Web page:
What an awesomely pleasant surprise! I haven't seen this level of expert musicianship in New Zealand since Tommy Emmanuel played at Sky City over a year ago. To be able to enjoy it in an intimate setting like The Bunker is one of those rare transcendant treats. I can't recommend Richard's show to you enough. If he is going to be anywhere near where you could possibly see him I guarantee you won't regret spending whatever effort it takes you to get there. Not only is his music extraordinary but his personable style and laid back sense of humor provide an intimate and personal context in which to appreciate it. Several of us didn't get our fill on Sunday and went to Richard's workshop at Tabac on Monday. It 'twas a guitar players dream. DON'T MISS this opportunity to see a world class musician in the intimate setting of your club.
© T. Micheal Young, 2001-2002
Nationally acclaimed acoustic guitarist Richard Gilewitz defies easy categorization: one minute he'll be picking sophisticated Bach-like melodies, and the next minute he'll be getting down in a raw Delta blues song. His repertoire covers everything from the afore-mentioned classical and blues to folk, jazz and rock. He even stretches out and delves into near-avant-garde territory, recalling initial inspirations like John Fahey and Leo Kottke.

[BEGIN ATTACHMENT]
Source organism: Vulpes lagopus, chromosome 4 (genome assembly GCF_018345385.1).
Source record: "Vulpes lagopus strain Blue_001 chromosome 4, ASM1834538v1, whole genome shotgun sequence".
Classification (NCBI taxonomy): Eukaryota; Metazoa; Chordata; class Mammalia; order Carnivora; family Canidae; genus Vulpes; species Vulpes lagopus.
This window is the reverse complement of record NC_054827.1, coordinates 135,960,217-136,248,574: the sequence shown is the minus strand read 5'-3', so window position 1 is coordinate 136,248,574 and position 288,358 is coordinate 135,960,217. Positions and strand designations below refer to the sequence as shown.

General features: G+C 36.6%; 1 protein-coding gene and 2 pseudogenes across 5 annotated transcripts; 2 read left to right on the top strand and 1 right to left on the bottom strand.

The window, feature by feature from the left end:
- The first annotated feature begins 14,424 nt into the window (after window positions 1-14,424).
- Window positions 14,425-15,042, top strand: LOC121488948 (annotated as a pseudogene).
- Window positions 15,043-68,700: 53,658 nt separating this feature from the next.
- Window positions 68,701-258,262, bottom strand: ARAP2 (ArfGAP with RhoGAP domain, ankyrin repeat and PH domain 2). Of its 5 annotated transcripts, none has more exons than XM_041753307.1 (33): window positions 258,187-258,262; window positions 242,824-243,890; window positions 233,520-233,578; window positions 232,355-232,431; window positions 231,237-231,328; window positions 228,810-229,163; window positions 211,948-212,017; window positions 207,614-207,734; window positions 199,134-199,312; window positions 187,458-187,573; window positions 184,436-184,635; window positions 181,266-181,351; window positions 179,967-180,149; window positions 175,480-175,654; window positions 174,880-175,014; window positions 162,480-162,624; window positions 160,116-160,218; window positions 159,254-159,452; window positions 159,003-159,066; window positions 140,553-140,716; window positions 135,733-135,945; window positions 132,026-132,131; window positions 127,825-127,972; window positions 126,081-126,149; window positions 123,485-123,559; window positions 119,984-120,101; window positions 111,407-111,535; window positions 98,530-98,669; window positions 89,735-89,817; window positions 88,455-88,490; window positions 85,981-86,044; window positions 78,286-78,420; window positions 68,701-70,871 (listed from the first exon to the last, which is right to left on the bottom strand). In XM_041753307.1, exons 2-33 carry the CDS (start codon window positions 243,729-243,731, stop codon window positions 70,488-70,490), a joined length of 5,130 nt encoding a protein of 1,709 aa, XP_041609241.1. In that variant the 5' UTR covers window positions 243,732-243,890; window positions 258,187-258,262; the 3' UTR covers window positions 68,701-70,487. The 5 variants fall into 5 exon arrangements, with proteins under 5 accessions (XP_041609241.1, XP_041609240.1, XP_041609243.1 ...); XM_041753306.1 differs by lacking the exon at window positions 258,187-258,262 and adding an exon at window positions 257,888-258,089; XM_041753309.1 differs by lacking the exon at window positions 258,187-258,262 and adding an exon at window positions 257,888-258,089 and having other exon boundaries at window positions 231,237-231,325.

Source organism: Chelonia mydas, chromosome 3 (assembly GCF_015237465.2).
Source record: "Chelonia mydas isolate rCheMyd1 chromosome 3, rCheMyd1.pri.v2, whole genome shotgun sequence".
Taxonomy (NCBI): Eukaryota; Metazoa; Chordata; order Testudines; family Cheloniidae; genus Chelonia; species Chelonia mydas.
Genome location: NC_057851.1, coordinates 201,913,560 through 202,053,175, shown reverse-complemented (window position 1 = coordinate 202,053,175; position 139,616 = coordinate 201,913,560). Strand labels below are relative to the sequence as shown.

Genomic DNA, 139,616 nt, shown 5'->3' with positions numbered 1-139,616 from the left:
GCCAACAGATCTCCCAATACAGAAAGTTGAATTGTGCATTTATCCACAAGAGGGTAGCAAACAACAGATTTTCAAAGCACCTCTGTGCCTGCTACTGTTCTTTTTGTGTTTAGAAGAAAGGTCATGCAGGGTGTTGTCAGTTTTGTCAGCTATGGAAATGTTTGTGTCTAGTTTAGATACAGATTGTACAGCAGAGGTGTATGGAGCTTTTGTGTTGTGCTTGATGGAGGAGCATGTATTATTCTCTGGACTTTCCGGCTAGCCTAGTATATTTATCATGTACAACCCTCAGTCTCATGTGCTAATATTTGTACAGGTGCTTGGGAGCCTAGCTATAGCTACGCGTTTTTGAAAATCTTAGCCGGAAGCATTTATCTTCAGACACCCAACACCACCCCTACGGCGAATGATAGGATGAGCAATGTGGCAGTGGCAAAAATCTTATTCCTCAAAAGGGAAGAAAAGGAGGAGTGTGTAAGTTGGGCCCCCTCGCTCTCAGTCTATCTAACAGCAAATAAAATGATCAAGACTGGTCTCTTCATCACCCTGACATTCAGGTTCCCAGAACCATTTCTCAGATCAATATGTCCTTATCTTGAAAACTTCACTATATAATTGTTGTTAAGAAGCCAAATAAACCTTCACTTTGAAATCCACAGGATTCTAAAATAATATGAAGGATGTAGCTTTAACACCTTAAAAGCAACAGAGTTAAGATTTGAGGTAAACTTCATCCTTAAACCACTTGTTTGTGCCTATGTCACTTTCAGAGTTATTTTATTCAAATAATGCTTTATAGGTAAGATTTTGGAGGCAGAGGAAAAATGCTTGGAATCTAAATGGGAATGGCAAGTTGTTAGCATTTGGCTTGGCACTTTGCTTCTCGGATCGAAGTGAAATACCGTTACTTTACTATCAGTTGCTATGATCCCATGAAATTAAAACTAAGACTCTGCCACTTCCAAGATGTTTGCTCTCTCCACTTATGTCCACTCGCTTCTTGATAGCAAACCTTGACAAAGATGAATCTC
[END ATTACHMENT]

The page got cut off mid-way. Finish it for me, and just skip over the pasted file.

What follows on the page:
Besides aweing listeners with his technical virtuosity, Gilewitz's lyrical tales prove quite literary and moving, indeed. On his debut album, Voluntary Solitary, he immediately revealed himself as a wholly idiosyncratic voice, one that took each and every influence and created something singular. Gilewitz's social observations rank high amongst contemporary folkies.
His newest release, Synapse Collapse, shows Gilewitz expanding his palette into fresh territory. Similar to like-minded souls Jorma Kaukonen, John Fahey and Sandy Bull, Gilewitz's acoustic magic works best in a live setting.
-- Scott Verrastro
The BamBoo Room - Lake Worth, FL
by Dave "Doc" Piltz
Opening for John Hammond on Saturday night at The BamBoo Room in Lake Worth, Florida was Richard Gilewitz, an exceptional guitarist who demonstrated some incredible skills playing 6- and 12-string finger style guitar. Gilewitz 60+ minute set featured some of the finest live guitar that I have heard in a long time. Gilewitz performed a combination of original and cover material including songs by Jorma Kaukonen ("Embryonic Journey"), Duane Allman ("Little Martha"), John Fahey, Leo Kottke ("Sailor's Grave On The Prairie") and Michael Hedges ("Layover").
After Gilewitz groomed the gathering crowd with his remarkable set, it was time for the "Big Man," John Hammond, to take the stage.
© 2001 by Dave "Doc" Piltz,© 1999-2000 Ray M. Stile/Blues On Stage®
The Orcadian/Gable End Theatre/Hoy
October 3, 2003
Unassuming guitarist provides a night to remember at Gable End. . . I have to confess at the outset of writing this of a profound feeling of sorrow for those people on Hoy, in fact in Orkney per se, who sat beside their warm hearths dozing away the rigours of the week instead of being treated to one of the finest guitar performances to grace this county, well, forever. Richard Gilewitz is a gentle unassuming man posessing and using the magical symbiotic relationship forged by well honed talents between hand and strings -- it was almost as one would have been utterly redundant without the other.